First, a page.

March is National Colon Cancer Awareness Month
Colon Cancer Alliance Highlights Advancements in Colon Cancer
Washington, D.C. (March 1, 2017) – March is National Colon Cancer Awareness Month and national non-profit the Colon Cancer Alliance with presenting sponsor Exact Science are on a mission to end the social stigma about the preventable disease that is one of the top three cancer killers in the country.
Colon cancer is the third most commonly diagnosed cancer and the second leading cause of cancer death in men and women combined in the United States. On average, the lifetime risk of developing cancer is about one in 20. In 2016, approx 130,000 Americans were diagnosed with colon cancer with over one third dying from the disease. In its early stages, colon cancer is highly treatable, with a five-year survival rate of 90%, making it a stoppable and preventable disease through early detection.
The Colon Cancer Alliance is focusing this March on educating and raising awareness about the expanded and affordable screening options available. Many individuals are not aware of the expanded screening test available to them with the perception that the colonoscopy is the only screening option. Indeed the colonoscopy is still the gold standard but there are many reasons that individuals across the United States are looking for alternative screening methods including fear, costs, the prep, and more. In addition to the colonoscopy, there are several screening methods available, including in home testing:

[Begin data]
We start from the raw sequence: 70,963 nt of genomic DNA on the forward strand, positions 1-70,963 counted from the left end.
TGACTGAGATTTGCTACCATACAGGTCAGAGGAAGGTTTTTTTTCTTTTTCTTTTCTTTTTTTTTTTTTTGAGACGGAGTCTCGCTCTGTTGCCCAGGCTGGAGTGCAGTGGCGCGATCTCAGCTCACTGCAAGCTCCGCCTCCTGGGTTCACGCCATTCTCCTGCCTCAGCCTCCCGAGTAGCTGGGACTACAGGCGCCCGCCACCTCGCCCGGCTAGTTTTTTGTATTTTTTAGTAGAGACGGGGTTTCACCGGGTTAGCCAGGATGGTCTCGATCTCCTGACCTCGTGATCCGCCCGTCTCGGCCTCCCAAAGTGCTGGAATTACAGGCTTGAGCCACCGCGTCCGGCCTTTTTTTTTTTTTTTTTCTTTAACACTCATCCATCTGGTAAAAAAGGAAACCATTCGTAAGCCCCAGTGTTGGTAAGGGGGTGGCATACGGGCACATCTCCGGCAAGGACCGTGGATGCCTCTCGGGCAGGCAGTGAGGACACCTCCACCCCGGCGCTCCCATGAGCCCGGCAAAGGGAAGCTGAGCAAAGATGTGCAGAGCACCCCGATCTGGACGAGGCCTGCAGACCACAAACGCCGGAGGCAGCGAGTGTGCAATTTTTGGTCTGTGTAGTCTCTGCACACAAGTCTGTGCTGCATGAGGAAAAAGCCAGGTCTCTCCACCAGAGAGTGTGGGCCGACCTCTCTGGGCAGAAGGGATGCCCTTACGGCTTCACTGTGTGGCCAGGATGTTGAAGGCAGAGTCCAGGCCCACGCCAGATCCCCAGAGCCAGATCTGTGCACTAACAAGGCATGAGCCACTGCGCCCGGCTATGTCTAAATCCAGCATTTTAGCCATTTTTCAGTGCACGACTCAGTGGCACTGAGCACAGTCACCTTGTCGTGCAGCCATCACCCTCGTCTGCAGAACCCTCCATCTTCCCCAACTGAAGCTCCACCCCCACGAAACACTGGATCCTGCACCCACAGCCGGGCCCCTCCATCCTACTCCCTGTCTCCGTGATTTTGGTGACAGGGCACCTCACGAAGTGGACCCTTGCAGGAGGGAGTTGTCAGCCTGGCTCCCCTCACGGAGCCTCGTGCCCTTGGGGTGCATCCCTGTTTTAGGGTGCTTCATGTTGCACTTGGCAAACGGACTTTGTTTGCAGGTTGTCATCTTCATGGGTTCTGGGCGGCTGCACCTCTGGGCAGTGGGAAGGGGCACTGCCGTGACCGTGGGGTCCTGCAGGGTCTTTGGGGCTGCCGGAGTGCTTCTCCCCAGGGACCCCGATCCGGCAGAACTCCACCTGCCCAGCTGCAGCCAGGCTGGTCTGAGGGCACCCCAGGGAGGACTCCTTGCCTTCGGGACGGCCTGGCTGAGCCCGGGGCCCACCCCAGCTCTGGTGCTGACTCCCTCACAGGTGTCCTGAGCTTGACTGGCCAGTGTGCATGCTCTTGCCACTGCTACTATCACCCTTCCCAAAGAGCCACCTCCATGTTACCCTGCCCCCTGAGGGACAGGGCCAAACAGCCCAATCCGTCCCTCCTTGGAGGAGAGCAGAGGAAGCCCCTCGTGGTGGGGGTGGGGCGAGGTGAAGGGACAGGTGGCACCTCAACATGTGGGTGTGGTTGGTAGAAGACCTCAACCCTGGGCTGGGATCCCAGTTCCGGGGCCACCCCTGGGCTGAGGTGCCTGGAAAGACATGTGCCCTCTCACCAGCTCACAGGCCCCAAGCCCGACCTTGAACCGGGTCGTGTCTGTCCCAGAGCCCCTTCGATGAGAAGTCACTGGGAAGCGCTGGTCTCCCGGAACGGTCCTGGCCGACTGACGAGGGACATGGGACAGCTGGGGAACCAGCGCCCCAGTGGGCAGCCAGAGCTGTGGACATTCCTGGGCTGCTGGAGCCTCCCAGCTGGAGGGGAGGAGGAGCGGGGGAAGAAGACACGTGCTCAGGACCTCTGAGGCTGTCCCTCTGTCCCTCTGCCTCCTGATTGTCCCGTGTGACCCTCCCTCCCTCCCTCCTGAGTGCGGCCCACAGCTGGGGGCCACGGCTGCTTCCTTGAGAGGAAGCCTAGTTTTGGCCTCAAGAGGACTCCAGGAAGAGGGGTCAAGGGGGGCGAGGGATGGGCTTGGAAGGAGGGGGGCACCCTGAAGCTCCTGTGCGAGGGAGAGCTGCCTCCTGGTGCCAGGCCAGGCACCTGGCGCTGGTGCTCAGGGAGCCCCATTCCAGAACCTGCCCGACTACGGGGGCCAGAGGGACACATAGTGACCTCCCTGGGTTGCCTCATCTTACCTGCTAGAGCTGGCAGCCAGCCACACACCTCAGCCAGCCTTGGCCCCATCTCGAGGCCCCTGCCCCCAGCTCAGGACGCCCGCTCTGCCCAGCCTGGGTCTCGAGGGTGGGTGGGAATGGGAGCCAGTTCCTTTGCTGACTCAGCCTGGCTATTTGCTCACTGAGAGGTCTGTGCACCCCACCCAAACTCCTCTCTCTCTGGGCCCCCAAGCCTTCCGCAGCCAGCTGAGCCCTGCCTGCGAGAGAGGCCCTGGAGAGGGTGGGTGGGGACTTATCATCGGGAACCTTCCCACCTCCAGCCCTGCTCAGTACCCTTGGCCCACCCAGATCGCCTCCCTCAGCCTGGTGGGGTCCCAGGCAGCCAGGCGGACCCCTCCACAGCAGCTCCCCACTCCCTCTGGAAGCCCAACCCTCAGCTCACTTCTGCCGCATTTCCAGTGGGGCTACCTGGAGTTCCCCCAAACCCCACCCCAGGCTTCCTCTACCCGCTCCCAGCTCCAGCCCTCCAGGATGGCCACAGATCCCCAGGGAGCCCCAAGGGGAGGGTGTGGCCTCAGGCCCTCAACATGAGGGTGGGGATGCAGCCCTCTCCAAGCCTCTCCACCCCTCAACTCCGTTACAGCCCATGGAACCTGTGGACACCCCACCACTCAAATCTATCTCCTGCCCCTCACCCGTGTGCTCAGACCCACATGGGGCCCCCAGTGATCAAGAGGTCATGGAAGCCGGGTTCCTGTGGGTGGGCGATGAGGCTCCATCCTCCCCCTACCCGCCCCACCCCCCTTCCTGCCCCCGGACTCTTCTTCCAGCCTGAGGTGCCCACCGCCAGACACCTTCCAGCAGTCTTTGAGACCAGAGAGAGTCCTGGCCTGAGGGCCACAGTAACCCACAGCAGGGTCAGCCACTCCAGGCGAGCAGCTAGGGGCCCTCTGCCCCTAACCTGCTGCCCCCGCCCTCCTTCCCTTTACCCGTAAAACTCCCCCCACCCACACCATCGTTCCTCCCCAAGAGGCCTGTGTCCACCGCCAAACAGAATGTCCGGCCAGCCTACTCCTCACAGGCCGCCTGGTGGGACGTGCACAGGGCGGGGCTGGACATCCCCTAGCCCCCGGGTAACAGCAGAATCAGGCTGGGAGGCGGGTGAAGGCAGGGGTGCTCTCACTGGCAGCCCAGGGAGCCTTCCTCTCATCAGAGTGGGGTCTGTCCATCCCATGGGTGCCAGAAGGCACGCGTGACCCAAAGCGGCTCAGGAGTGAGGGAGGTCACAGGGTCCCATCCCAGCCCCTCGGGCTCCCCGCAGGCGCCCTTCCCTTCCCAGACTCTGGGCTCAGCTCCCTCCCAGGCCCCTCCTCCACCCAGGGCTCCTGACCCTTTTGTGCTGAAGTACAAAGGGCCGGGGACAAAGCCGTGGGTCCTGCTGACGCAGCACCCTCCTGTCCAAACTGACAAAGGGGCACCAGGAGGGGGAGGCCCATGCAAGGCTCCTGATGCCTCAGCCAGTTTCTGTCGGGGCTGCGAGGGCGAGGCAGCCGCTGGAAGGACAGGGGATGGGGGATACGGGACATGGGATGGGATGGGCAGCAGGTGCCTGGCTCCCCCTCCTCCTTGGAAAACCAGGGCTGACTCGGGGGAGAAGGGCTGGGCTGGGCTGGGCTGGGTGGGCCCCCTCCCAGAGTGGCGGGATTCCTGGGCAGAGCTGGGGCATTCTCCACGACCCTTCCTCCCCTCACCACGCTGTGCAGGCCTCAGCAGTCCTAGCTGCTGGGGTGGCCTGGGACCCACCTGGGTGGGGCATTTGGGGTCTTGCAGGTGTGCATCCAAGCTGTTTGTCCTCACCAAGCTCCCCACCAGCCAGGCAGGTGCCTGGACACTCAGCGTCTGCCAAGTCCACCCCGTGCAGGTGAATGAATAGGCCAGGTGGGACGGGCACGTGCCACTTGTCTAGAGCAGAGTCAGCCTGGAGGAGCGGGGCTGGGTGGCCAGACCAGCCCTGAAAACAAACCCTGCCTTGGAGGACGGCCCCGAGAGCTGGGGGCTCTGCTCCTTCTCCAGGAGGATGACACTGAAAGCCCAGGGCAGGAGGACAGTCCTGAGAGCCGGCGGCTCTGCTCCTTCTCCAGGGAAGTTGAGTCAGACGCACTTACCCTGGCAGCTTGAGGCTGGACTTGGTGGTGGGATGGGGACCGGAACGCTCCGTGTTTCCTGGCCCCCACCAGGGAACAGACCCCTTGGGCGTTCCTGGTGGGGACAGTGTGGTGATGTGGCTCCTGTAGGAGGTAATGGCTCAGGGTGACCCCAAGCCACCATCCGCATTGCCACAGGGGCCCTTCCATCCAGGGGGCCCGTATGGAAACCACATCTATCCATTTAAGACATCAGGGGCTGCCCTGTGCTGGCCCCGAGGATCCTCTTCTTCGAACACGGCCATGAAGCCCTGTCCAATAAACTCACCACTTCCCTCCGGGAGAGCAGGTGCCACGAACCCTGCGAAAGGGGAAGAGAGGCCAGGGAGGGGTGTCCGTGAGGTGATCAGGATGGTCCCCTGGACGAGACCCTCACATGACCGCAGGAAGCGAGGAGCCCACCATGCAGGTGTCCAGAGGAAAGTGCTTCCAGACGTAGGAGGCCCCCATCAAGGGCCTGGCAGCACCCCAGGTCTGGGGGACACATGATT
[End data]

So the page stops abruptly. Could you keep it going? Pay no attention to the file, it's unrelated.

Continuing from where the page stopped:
In Home Test Options:
Fecal Immunochemical Test (FIT) – detects small amount of blood in a stool sample
Fecal Occult Blood Test (FOBT) – detects small amounts of blood through a stool sample and requires a special diet the day before
sDNA (Cologuard) – finds DNA in a stool sample which may indicate precancerous or cancerous cells are present – also can detect blood
Doctor Test Options:
Colonoscopy – examines entire colon – if found, doctors can remove growths during the procedure
Virtual Colonoscopy – Uses x-rays and computers to take 2- or 3-D images of your colon and rectum
CT Colonography – images of the entire colon are taken and if growths are present, a colonoscopy will be required to remove them
Sigmoidoscopy – examines only the lower portion of the colon, allows doctors to remove growths during procedure
“It is very inspiring to see all of the innovation and advancements in colon cancer screening options over the past few years,” said Michael Sapienza, CEO of Colon Cancer Alliance. “We at the Colon Cancer Alliance are excited to help amplify this message. Screening saves lives; if my mom would of had her screening when she turned 50 she would still be alive today.”
The latest colon cancer statistics and facts:
- Nearly 1 in 3 Americans are not screened for colorectal cancer
- 1.2 million are currently living with the disease
- 132,000 are newly diagnosed each year
- Races/Genders see higher incidence rates:
- In the United States, according to the 2014 national data from the American Cancer Society – 17,950 African American men are diagnosed and 16,250 women are diagnosed with colon cancer per year. African American men are screened 25% less than Caucasian men, and African American women are screened 50% less than Caucasian women.
- Hispanic & Asian American saw an increase of incident rates by X according to the American Cancer Society